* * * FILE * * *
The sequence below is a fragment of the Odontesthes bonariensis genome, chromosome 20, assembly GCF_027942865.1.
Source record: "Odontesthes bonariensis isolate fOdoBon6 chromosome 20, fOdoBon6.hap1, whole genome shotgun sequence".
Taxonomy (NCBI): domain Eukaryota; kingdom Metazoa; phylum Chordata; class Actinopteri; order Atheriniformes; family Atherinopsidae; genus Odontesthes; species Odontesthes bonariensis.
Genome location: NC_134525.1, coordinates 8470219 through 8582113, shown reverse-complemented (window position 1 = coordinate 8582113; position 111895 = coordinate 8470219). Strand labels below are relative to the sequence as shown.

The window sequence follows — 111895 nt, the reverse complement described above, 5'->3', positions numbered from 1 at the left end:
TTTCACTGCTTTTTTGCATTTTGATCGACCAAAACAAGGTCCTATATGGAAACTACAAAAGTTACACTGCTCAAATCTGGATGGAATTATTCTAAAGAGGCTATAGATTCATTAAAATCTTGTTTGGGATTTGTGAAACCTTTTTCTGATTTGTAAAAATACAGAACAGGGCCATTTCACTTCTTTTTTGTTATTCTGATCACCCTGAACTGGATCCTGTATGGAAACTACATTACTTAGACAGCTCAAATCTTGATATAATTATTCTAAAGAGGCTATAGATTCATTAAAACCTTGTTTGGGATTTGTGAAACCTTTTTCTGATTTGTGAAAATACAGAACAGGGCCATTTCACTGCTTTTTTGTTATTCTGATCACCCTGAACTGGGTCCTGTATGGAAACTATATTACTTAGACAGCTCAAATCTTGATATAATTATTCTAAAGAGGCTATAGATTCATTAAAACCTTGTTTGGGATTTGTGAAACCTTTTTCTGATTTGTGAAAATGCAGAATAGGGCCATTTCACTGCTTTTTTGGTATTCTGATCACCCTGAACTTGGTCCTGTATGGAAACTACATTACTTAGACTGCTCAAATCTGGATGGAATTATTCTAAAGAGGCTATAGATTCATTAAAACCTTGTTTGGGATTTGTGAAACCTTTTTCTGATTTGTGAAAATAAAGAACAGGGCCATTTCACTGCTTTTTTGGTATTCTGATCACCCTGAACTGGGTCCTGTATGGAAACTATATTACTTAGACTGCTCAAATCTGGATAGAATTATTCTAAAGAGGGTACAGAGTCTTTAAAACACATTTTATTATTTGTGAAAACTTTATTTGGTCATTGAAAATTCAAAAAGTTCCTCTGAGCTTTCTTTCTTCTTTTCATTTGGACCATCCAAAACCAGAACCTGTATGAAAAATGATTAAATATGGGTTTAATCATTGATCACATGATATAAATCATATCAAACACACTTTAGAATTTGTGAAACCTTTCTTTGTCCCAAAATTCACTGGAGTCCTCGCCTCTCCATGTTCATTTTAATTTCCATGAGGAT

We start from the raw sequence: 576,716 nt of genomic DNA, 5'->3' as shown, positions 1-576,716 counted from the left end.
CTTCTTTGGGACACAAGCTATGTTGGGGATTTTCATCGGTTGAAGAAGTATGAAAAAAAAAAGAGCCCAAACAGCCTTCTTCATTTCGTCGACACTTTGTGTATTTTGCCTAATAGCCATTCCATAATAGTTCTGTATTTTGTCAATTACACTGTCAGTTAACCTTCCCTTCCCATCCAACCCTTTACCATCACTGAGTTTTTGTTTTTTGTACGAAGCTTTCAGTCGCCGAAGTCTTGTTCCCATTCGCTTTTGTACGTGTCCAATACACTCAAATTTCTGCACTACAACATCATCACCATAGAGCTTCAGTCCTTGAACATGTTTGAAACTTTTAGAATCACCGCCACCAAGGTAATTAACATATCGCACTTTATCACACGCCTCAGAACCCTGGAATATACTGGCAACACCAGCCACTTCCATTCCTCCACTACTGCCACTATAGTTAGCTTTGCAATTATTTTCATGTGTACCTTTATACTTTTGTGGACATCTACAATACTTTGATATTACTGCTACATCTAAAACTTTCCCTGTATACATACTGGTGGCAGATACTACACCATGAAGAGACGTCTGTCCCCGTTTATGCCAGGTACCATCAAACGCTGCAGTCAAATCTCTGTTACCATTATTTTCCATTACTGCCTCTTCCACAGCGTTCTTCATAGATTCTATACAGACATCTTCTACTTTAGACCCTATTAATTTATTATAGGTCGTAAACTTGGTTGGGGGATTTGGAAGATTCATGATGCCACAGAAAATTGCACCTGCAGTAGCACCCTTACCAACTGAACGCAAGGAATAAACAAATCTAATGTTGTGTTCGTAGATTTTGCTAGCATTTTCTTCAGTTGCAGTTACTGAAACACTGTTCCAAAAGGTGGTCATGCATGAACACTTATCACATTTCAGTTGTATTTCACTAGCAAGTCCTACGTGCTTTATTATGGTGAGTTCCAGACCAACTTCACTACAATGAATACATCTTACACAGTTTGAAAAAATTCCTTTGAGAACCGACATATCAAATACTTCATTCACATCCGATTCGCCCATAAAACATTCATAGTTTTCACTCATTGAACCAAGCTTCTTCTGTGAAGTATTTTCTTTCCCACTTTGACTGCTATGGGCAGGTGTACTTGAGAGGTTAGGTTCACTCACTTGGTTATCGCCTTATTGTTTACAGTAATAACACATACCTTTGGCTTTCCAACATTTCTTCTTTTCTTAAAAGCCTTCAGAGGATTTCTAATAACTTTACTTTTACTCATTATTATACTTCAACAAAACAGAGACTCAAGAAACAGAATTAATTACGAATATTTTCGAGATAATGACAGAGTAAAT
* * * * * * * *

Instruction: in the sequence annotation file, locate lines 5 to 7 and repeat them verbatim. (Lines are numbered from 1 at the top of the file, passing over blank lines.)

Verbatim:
The window sequence follows — 111895 nt, the reverse complement described above, 5'->3', positions numbered from 1 at the left end:
TTTCACTGCTTTTTTGCATTTTGATCGACCAAAACAAGGTCCTATATGGAAACTACAAAAGTTACACTGCTCAAATCTGGATGGAATTATTCTAAAGAGGCTATAGATTCATTAAAATCTTGTTTGGGATTTGTGAAACCTTTTTCTGATTTGTAAAAATACAGAACAGGGCCATTTCACTTCTTTTTTGTTATTCTGATCACCCTGAACTGGATCCTGTATGGAAACTACATTACTTAGACAGCTCAAATCTTGATATAATTATTCTAAAGAGGCTATAGATTCATTAAAACCTTGTTTGGGATTTGTGAAACCTTTTTCTGATTTGTGAAAATACAGAACAGGGCCATTTCACTGCTTTTTTGTTATTCTGATCACCCTGAACTGGGTCCTGTATGGAAACTATATTACTTAGACAGCTCAAATCTTGATATAATTATTCTAAAGAGGCTATAGATTCATTAAAACCTTGTTTGGGATTTGTGAAACCTTTTTCTGATTTGTGAAAATGCAGAATAGGGCCATTTCACTGCTTTTTTGGTATTCTGATCACCCTGAACTTGGTCCTGTATGGAAACTACATTACTTAGACTGCTCAAATCTGGATGGAATTATTCTAAAGAGGCTATAGATTCATTAAAACCTTGTTTGGGATTTGTGAAACCTTTTTCTGATTTGTGAAAATAAAGAACAGGGCCATTTCACTGCTTTTTTGGTATTCTGATCACCCTGAACTGGGTCCTGTATGGAAACTATATTACTTAGACTGCTCAAATCTGGATAGAATTATTCTAAAGAGGGTACAGAGTCTTTAAAACACATTTTATTATTTGTGAAAACTTTATTTGGTCATTGAAAATTCAAAAAGTTCCTCTGAGCTTTCTTTCTTCTTTTCATTTGGACCATCCAAAACCAGAACCTGTATGAAAAATGATTAAATATGGGTTTAATCATTGATCACATGATATAAATCATATCAAACACACTTTAGAATTTGTGAAACCTTTCTTTGTCCCAAAATTCACTGGAGTCCTCGCCTCTCCATGTTCATTTTAATTTCCATGAGGAT

We start from the raw sequence: 576,716 nt of genomic DNA, 5'->3' as shown, positions 1-576,716 counted from the left end.